Posted on Apr 05, 2011
We managed to talk ourselves into a recession.
Admittedly it was on the back of , and as a somewhat reflex reaction to, some of the most immoral and rapacious behaviour seen in most of our lifetimes. While banks in this part of the world may not have had their snouts firmly implanted in the trough, many of the people running other of our finance institutions certainly did. Perhaps the Americans were worse. Or maybe the Icelandics , or the Scots. But irrespective of who fleeced who, and who rolled over and bared their stupidity for the world to view, it has exposed abjectly slack governance of companies both private and public in this part of the world. That is not a plea for more regulation, or more government supervision, but a reminder that those of us in positions of responsibility, whether private or public , need to examine how we wield the responsibility of governance.
Just as there have been people who should know better who have lead the charge into recession with their mouths and their keyboards, so too have there been people who should have known better who were seduced by the tide of promises of easy and quick money, and have taken liberties with resources they were charged with the duty of safeguarding.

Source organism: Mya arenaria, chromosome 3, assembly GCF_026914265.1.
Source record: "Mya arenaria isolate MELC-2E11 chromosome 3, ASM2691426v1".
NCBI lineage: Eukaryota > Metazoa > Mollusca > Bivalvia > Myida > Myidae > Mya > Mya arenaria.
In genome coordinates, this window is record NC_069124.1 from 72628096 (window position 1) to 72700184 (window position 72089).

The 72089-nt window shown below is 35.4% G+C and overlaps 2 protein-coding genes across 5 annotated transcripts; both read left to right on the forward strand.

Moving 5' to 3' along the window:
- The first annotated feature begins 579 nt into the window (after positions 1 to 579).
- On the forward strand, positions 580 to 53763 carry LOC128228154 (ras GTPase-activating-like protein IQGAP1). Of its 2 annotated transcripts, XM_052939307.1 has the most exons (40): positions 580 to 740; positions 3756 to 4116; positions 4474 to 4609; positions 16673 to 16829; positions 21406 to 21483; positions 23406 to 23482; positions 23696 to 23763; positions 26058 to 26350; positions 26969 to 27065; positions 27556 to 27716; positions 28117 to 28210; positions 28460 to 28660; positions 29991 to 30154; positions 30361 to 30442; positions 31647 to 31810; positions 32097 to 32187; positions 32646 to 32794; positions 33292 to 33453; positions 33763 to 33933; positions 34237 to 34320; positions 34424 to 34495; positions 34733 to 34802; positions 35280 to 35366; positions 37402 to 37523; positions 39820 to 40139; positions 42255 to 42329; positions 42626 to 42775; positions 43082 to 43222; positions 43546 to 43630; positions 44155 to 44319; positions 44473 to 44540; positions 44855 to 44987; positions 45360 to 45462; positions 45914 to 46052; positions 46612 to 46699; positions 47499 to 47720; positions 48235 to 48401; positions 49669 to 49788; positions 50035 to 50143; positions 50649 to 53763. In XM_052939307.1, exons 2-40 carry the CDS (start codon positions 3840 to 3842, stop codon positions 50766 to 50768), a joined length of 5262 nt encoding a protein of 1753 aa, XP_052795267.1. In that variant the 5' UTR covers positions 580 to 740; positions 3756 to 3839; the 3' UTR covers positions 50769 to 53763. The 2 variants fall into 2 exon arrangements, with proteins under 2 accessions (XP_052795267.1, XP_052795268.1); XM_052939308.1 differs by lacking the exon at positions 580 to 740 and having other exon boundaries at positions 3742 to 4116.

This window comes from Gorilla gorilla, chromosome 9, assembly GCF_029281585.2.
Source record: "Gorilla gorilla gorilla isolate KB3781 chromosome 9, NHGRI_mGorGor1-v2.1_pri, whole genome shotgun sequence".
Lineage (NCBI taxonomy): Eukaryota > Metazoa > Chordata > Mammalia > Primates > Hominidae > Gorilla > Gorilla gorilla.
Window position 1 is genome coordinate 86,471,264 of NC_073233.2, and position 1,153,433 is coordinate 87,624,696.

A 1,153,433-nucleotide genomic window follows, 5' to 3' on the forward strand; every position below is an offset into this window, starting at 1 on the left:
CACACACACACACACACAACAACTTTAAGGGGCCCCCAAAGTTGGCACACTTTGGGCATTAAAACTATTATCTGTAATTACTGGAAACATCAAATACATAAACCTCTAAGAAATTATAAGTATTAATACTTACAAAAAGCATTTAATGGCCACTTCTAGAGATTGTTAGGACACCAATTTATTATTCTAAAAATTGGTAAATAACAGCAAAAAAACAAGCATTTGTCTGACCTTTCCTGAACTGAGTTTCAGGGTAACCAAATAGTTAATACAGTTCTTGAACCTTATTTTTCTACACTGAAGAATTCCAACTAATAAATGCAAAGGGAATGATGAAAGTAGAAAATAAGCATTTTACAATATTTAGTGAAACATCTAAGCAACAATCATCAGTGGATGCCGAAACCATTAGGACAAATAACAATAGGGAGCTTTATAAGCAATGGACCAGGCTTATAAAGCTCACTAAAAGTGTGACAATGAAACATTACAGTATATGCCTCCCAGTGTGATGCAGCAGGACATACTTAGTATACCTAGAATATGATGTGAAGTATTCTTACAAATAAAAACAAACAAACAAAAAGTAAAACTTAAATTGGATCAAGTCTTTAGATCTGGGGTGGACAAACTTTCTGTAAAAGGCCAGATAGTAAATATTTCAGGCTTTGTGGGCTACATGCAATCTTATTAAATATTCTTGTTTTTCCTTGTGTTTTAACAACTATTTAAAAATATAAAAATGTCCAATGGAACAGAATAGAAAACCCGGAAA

Were the woes of half a world away really cause for a recession? Globalisation is a reality, and it does mean we are more closely, almost intimately, connected. And that is not a bad thing. But often it can be a poor excuse for something that is inexcusable. But, perhaps now there is starting to be a realisation that those with jobs here in New Zealand, and that is still most of us, are pretty well off. We have lower mortgage interest rates and lower gas prices. And many have even reined in the prolifigate spending on gigantic televisions and the like.
People around the world are in the main still eating our food and drinking our wine. Even if they are prepared to pay a little less for the privilege. Perhaps there is starting to be an awakening that if we talked ourselves into a recession, we can work our way out.
Just as every three years around election time there appears a herd mentality to do nothing and wait, and every year prior to Christmas the same mentality induces us to empty our wallets, perhaps now we need to invoke a collective will to work ourselves - and that involves perspiration, endeavour and risk - towards prosperity. The fascinating aspect of the prevailing economic climate is that it is the smaller enterprises who are taking this message on board. Perhaps realising that doing nothing will get them nowhere, and getting back to work is the only way to break out of the swamp of self despair we seem to have mired ourselves in.
On a very practical note, I recently visited Bizzone - a trade show for businesses serving businesses to display their wares. I made 6 concrete enquiries. Yes - there were 6 products and/or services that interested me enough to leave my card with a firm enquiry.
There is a special mystery prize to the reader who knows the answer to this month's question:
How many of the 6 businesses were hungry enough for my business to follow up after the show? (small print: In the event that there is more than one reader who is in tune enough with the impact of our supposedly recessionary times to know the answer, a totally unscientific and unsupervised draw will be made to select the winner ).